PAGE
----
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Union Voters at Center of Trump vs. Biden Battle for Pennsylvania

The Wall Street Journal. logo The Wall Street Journal. 10/17/2020 Alex Leary
a man wearing a hat © roberto schmidt/Agence France-Presse/Getty Images

JOHNSTOWN, Pa.—Barry Hixson has one of the tougher jobs in battleground politics: convincing rank-and-file union members across central and western Pennsylvania to flip on President Trump.

“Trump supporters are very, very vocal. The people who have had enough of the show, the drama and the politics aren’t as much,” said Mr. Hixson, president of International Brotherhood of Electrical Workers Local 459 based in Johnstown.

The fight over the union vote in Pennsylvania and other Rust Belt states could be key in determining the next president and is challenging Democrats, who for decades relied on labor support only to be shocked by the allure of Mr. Trump’s message. In 2016, he earned a national level of backing from union members no Republican had reached since Ronald Reagan, exit polls showed.

Given that Mr. Trump won Pennsylvania by only 44,000 votes out of 5.9 million cast and that current polling shows him trailing in the state, he cannot afford many defections. Roughly 12% of the state’s workers belong to a union and Democratic nominee Joe Biden, a Scranton native, is pushing to regain lost ground.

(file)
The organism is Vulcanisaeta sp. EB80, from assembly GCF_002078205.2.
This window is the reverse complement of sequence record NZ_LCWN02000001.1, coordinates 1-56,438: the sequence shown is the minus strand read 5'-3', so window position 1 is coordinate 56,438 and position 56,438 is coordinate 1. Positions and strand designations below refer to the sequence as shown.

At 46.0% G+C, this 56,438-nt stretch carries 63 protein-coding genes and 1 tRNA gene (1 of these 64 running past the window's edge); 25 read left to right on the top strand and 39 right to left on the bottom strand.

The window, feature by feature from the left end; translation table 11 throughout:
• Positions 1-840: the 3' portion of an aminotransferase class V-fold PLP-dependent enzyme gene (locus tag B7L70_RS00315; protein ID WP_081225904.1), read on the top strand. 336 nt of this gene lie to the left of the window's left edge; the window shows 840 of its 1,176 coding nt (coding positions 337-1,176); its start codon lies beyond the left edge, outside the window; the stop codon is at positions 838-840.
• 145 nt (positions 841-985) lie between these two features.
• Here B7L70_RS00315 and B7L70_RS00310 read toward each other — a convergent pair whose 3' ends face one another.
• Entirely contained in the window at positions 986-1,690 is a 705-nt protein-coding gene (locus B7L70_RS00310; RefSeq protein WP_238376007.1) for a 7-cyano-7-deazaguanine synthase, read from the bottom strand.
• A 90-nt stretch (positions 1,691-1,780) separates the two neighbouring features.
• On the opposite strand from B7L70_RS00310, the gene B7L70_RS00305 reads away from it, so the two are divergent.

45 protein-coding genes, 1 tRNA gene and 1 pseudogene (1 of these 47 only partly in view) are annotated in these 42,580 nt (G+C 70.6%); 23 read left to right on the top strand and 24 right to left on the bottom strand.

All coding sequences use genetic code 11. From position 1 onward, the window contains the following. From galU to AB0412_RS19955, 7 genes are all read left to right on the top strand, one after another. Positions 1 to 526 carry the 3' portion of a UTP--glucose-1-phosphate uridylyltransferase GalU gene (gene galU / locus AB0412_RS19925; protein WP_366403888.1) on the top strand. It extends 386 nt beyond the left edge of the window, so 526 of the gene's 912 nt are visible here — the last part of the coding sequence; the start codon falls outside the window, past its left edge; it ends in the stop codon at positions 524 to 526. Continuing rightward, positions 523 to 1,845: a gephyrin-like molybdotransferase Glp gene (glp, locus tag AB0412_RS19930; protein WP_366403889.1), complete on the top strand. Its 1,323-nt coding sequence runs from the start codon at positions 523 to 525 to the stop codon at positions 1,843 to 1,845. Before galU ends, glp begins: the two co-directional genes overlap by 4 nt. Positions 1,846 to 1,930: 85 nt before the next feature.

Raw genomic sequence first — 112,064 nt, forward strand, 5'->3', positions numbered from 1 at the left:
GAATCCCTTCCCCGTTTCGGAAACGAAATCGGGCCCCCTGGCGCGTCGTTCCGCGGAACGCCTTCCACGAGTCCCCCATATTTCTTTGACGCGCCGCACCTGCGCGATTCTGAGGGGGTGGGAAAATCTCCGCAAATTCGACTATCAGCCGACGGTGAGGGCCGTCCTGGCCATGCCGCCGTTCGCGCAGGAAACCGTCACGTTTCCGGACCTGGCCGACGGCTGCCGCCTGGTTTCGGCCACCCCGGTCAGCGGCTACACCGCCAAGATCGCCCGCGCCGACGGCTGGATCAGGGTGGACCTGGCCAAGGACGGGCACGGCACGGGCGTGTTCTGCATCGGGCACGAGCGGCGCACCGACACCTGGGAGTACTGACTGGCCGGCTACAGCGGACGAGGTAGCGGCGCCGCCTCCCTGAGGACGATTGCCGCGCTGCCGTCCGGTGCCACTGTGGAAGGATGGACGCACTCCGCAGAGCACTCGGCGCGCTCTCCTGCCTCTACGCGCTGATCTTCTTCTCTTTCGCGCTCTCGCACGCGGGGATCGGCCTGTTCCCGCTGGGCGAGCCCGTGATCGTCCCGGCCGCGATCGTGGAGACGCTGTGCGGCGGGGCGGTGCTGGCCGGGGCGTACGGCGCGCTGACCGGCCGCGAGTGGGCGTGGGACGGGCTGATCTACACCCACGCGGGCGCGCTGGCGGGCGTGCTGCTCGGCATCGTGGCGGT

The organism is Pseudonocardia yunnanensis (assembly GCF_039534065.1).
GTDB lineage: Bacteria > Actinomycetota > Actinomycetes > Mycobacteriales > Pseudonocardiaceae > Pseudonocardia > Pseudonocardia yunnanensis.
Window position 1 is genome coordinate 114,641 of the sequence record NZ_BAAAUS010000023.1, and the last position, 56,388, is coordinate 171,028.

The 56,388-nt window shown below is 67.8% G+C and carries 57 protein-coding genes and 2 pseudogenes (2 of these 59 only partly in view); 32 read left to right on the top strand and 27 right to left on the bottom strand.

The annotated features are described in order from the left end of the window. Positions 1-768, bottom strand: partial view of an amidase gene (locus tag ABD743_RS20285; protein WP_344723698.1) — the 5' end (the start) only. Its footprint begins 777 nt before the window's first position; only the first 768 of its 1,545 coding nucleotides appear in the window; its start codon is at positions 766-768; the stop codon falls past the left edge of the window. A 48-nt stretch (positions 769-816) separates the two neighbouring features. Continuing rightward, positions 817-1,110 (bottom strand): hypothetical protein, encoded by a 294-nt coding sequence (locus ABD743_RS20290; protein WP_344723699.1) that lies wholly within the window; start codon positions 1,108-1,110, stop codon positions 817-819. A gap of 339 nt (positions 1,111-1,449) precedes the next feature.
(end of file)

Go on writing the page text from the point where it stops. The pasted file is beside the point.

Mr. Hixson didn’t vote for Mr. Trump or Democrat Hillary Clinton four years ago. “I ended up staying home out of pure disgust,” he said. Now he’s working to inform workers on what he sees as the president’s failed promises, such as saving the coal industry, and antilabor policies.

It has been a struggle. “Trump’s hitting all the hot buttons. He’s not going to touch anybody’s guns. He’s got people believing he loves Jesus,” Mr. Hixson said. But he said he is finding support. “They’ll pull me aside after a meeting and say, ‘I’m not doing that again.’”